South Africa’s inflation rate – including food inflation – is rising, and consumer confidence is dropping rapidly, recent statistical surveys show.
But there’s light at the end of the tunnel, says the Bureau for Economic Research(BER) – food prices should peak this year and the long-term food price outlook is more favourable.
In the short term, however, problems remain. Inflation, as measured by the Consumer Price Index (CPI), rose to 7% in February, from 6.9% in January, ending a three-month drop. Statistics SA says the increase was driven by higher food prices – food and non-alcoholic beverages rose 13.6% over the year to February, up from 13.4% in January.
While food inflation is dropping globally, according to the world Food Price Index, South Africa’s food inflation has reached a 14-year high.
“Meat inflation continues to accelerate, reaching 11,4% in February from 11,2% in January. This is the highest annual increase for meat since February 2018 (also 11,4%),” StatsSA reported.
South Africa’s electricity woes and the rising cost of living are behind the plunge in consumer confidence to near-record lows.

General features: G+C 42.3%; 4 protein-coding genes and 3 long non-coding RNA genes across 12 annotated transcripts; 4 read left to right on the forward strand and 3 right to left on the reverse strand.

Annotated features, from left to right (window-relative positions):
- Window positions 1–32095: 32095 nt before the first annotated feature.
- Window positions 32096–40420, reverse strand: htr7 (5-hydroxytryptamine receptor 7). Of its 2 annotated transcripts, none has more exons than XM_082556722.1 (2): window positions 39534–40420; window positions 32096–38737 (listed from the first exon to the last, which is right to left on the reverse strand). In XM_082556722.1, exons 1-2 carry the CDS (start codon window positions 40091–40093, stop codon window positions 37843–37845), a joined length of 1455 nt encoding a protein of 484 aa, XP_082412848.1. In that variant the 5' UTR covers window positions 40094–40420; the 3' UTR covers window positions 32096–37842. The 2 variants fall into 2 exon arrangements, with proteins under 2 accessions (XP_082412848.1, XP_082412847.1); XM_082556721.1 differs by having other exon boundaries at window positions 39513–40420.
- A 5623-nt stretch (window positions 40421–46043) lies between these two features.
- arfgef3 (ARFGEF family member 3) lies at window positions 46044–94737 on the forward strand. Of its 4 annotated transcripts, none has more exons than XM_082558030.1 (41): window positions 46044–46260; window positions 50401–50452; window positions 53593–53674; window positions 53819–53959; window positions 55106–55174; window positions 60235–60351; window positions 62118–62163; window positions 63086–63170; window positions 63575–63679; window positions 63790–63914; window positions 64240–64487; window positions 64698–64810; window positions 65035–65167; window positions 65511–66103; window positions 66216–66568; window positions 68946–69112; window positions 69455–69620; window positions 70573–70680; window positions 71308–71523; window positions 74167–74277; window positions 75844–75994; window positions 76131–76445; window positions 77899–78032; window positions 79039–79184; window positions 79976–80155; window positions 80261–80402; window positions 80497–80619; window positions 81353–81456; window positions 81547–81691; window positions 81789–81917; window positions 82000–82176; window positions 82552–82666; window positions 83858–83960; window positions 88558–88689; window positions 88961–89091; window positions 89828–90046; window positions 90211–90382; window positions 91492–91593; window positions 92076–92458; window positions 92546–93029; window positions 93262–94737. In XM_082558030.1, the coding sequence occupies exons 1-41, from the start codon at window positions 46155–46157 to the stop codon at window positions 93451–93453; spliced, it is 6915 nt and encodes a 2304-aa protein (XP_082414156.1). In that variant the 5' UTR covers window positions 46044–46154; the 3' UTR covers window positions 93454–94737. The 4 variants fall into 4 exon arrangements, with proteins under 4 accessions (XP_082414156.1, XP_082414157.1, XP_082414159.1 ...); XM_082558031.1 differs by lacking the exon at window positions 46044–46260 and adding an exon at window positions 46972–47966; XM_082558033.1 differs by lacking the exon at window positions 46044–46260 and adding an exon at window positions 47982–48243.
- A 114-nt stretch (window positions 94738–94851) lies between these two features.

The latest FNB/BER Consumer Confidence Index showed consumer confidence down at -23 in the first quarter of 2023, the third lowest reading since the country became a democracy in 1994. Economists said the plunge indicated extreme concern about South Africa’s economic prospects and their household finances.
South Africa’s troubles, however, are not nearly as bad as those facing consumers in neighbouring Zimbabwe, which has the world’s highest inflation rate.
Farmer’s Weekly reported that the World Bank kept Zimbabwe top of the list in February 2023, despite inflation there dropping to 92.3% from 229.8% in January. It reached an 18-month high of 285% in August 2022.